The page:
ALPHARETTA, Ga. -- The audit of Fulton Science Academy paints a picture of a school skirting the rules. Board member Angela Lassetter says it's an inaccurate picture.
"You have gone through several audits in your school history, correct?" I asked Lassetter.
"Yes, every year," she said.
"Has there ever been any wrong-doing uncovered?" I asked.
"No," she said,
"Were the issues mentioned in this audit mentioned then?" I asked.
"No," she said.
The audit says the school paid $74,847 in immigration fees since 2009. It covered 19 employees, plus some of their family members. Of the 19, seven left shortly after the immigration help.
"We pay immigration services regularly for teachers that we bring in from abroad. It's a standard practice for all companies," Lassetter said. "They finished their contracts here and then went on to work at other companies, that's their choice at the end of contracts."
She disputes the report that school leaders created an "environment of resistance and obstructionism." The school is working on a detailed response to the audit. Lassetter expects to finish next week. "There are pages of factual errors that we need to work through," she said.
The audit points to self-dealing and conflict of interest, particularly with Grace Institute. Leaders at FSA stepped down from their unpaid positions on the Grace Institute board when Fulton County Schools told them to sever relationships. Three months later, the school voted to contract Grace for $70,000 in school software and professional development.
"Those things came to light," Fulton County School Superintendent Robert Avossa said. "That there was self-dealing and conflicts of interest."
Lassetter said the issue between FSA and Grace Institute has come up before and that they'd been "exonerated by Fulton County's own lawyers that we were doing nothing wrong."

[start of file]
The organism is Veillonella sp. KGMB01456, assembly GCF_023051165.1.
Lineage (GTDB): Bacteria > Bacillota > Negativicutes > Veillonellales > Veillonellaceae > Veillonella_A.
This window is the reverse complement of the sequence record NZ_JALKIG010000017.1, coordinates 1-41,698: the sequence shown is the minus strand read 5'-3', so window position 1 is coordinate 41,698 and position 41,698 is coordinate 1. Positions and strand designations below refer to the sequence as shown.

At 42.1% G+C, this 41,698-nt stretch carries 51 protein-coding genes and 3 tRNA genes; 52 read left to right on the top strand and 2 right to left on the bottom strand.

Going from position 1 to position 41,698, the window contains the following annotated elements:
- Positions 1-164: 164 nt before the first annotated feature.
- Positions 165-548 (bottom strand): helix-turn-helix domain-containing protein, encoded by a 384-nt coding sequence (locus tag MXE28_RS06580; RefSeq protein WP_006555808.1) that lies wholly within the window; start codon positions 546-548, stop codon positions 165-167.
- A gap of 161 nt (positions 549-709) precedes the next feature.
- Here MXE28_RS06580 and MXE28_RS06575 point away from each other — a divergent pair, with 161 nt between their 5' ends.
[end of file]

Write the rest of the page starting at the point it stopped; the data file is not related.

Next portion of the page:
"If you're going to make those accusations, you need to tell me, who benefitted? Who got paid? Where's the check?" Lassetter said.
It's not spelled out in the audit, but the connection to Grace Institute fuels concerns about a connection between the school and Turkish Imam Fethullah Gulen. The Fulton Science Academy focuses on math and science, and no one has accused them of teaching Islam or any religion affiliated with the Gulen movement.
Lassetter said she's read about the alleged connection in conspiracy blogs. But earlier this week, A New York Times article titled "Audits for 3 Georgia Charter Schools Tied to Gulen Movement" said "schools in Georgia run by followers of Fethullah Gulen, a prominent Turkish Imam, have come under scrutiny".
"I've read all of those, and I'm still wondering, what exactly is a Gulen school?" Lassetter said. "Fethullah Gulen has never been to this school. Fethullah Gulen has never e-mailed this school. Fethullah Gulen has never given compensation to this school. I mean, have you looked at this building? We're in a converted warehouse with peeling paint. We do what we have to do with state and county funding. Obviously, we are not compensated by a movement or we would not be here."
The Fulton Science Academy's plans to build a campus in Alpharetta for the elementary, middle, and high school are now on hold. Fulton Sunshine Academy and Fulton Science Academy High School now face their own audits with three years left in their charter contracts. And Wells Fargo, trustee of the school's $19 million bond, says it's in default because they lost their charter status.
As a blue ribbon school with a record of high test scores and high achieving students, Fulton Science Academy drew praise as an example of charter success. Now, it's drawing questions from Superintendent Avossa about the charter system and how tax dollars are used and tracked. "I would say this; we need to take a look at our responsibilities with charter schools and balance flexibility and autonomy with accountability."